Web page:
While the U.S. clamors over the news of oil dropping, China has been turning this crisis into an opportunity.
As per the Associated Press (AP), China has been stockpiling oil right under the U.S. noses.
While the U.S. has been panicking over what’s happening with oil, the world’s biggest energy consumer is taking advantage of the massive drop in global oil prices due to the coronavirus outbreak to build up its stockpiles of crude.
The first quarter of the year reports that China’s imports were up five percent. Peter Lee, senior oil and gas analyst for Fitch Solutions, adds:
“In the midst of all this, China oil imports have been resilient, as low prices have enabled stockpiling.”
China buying oil at a discount
It looks like the U.S. tariffs imposed on China may have backfired this time as they are now getting the upper hand in this “trade cold war”.
In a Reuters report last April 1, China has already been increasing crude oil purchases ever since the chaos started.
They started processing, since March, from its companies to waive import tariffs on U.S. energy goods as part of the Sino-U.S. Phase 1 trade deal. Since then, they’ve bought natural and petroleum gas from the United States.
China has also been looking into other opportunities, such as launching a Central Bank Digital Currency (CBDC) that apparently works offline, leaked sources say.
Focus on employment not GDP
With China being known for state-controlled media, it seems that they are taking a different approach to their Gross Dometic Product (GDP) results.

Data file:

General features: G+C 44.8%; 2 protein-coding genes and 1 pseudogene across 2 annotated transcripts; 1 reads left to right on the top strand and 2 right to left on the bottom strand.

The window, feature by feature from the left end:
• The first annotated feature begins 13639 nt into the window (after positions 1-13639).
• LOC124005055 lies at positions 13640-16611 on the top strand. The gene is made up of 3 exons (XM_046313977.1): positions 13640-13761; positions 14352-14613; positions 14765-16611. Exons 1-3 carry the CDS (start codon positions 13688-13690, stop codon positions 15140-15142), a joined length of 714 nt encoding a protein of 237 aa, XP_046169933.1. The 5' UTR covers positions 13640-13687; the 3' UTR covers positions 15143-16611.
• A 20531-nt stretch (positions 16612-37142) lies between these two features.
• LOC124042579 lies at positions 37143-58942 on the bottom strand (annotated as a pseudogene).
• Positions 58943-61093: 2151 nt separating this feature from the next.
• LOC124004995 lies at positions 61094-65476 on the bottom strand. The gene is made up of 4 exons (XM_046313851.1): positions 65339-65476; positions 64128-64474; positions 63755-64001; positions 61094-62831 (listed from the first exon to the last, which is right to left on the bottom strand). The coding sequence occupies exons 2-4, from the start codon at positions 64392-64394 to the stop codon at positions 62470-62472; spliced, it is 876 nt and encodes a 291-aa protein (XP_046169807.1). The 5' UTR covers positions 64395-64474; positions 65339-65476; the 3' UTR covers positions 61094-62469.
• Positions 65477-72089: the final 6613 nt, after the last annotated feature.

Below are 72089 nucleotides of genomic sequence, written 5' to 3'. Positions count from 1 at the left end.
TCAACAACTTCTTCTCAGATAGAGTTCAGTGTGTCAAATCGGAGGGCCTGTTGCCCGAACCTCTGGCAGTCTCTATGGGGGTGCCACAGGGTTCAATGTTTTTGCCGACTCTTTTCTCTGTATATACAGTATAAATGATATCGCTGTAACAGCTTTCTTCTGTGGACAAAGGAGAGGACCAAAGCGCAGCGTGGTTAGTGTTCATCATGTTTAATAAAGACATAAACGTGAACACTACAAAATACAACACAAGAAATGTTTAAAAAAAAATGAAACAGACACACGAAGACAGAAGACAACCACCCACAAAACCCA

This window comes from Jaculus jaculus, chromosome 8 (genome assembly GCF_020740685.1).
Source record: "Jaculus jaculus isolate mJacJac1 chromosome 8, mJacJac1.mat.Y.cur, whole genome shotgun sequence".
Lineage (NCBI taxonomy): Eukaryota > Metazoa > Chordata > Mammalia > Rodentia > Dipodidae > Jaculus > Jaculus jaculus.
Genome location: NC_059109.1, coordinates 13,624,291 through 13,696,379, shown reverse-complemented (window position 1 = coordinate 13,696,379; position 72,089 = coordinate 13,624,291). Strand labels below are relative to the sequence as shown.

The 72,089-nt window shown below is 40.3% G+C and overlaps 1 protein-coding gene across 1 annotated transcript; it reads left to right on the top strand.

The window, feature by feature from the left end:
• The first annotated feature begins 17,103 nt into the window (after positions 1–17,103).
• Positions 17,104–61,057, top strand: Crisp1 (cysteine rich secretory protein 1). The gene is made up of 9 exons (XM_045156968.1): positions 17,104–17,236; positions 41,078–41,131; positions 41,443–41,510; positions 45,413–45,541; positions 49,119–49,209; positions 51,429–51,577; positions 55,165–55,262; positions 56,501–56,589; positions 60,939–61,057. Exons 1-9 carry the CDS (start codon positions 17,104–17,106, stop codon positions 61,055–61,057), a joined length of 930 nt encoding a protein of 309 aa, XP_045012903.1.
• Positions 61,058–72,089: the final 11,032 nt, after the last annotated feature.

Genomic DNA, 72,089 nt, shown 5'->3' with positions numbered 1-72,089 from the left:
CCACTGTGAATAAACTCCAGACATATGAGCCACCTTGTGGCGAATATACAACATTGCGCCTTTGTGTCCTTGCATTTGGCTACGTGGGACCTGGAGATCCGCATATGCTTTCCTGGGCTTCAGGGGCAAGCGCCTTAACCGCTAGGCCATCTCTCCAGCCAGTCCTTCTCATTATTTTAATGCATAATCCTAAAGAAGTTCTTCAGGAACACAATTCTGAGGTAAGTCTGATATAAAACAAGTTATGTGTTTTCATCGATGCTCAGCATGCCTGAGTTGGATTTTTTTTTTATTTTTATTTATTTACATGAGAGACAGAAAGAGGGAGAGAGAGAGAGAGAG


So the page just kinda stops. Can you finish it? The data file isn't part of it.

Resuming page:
As they record their first-ever GDP drop of 6.8% in the first quarter, a slightly larger decline than the analysts’ forecast of 6.5%, it became the first contraction in the world’s second-largest economy since at least 1992, when official quarterly GDP records were first published, per Reuters.
However, the flagship state-run voice of the Communist Party, Xinhua News Agency, took a different approach.
Despite the GDP drop, the recent policies that they are focusing on moving forward are putting its people back to work.
The National Bureau of Statistics (NBS) reportedly confirmed at a press conference that China’s “economic and social development witnessed overall stability in the first quarter”, noting the COVID-19 outbreak as a challenge.
Xinhua claims that according to NBS spokesperson Mao Shengyong, the economy is expected to perform better in the second quarter, with accelerated work and production resumption and stronger policy measures put in place to boost the economy.
The moves that China is making related to employment somewhat makes sense since they reported expansion on its manufacturing index rather than contraction.
Time can only tell if China would actually be victorious in this economic battle unless the U.S. puts another card on its sleeve.